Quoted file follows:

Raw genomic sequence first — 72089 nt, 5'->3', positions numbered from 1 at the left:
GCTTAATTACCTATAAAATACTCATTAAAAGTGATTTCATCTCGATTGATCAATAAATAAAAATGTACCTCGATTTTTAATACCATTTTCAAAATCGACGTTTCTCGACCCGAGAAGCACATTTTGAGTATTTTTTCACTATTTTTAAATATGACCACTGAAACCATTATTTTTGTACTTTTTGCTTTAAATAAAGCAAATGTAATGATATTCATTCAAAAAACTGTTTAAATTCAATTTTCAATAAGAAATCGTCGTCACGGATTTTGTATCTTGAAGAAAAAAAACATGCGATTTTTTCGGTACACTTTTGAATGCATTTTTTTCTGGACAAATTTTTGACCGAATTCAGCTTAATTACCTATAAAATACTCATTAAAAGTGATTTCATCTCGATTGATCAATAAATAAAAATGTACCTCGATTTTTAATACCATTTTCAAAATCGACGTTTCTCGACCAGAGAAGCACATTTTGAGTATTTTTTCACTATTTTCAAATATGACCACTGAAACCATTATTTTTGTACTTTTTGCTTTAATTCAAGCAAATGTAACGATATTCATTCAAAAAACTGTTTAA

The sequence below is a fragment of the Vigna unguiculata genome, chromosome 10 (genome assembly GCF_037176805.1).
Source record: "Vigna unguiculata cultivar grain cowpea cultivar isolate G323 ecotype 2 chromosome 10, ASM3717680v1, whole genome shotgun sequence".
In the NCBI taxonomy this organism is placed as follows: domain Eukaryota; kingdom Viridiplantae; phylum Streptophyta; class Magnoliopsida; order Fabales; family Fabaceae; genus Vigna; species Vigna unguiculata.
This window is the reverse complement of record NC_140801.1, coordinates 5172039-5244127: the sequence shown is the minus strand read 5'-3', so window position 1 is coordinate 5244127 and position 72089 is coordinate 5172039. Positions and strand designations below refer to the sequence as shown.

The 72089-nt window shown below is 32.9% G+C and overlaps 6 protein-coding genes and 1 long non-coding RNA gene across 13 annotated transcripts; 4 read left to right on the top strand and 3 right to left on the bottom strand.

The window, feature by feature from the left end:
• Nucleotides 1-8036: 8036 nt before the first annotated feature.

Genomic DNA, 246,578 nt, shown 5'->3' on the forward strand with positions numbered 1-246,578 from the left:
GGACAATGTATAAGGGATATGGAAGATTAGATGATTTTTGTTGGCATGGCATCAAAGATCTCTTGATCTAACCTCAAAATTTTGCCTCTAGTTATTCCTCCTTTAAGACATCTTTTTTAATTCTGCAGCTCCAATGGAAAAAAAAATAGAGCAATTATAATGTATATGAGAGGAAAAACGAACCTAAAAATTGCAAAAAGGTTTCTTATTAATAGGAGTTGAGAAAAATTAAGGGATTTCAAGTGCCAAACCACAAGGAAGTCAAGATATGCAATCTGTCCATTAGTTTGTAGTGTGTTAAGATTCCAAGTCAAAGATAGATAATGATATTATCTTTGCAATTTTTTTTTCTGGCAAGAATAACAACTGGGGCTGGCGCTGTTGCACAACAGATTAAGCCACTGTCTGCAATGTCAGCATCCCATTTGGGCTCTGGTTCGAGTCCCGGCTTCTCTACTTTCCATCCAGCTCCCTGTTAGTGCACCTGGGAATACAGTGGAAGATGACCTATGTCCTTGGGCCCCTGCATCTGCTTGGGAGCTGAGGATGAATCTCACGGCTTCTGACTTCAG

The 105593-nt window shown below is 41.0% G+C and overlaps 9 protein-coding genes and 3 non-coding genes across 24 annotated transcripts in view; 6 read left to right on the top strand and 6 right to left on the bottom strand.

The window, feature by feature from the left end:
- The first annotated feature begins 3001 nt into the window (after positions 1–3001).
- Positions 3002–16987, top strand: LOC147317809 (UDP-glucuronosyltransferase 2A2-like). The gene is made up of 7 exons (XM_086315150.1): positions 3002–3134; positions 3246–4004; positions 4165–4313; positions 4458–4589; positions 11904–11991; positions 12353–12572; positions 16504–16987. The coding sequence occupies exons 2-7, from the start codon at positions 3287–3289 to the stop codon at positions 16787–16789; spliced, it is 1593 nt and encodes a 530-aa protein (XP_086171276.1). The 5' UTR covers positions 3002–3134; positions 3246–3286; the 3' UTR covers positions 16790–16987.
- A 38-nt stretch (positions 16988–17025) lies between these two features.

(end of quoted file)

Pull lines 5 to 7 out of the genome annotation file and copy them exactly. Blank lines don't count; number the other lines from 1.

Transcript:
In the NCBI taxonomy this organism is placed as follows: domain Eukaryota; kingdom Viridiplantae; phylum Streptophyta; class Magnoliopsida; order Fabales; family Fabaceae; genus Vigna; species Vigna unguiculata.
This window is the reverse complement of record NC_140801.1, coordinates 5172039-5244127: the sequence shown is the minus strand read 5'-3', so window position 1 is coordinate 5244127 and position 72089 is coordinate 5172039. Positions and strand designations below refer to the sequence as shown.

The 72089-nt window shown below is 32.9% G+C and overlaps 6 protein-coding genes and 1 long non-coding RNA gene across 13 annotated transcripts; 4 read left to right on the top strand and 3 right to left on the bottom strand.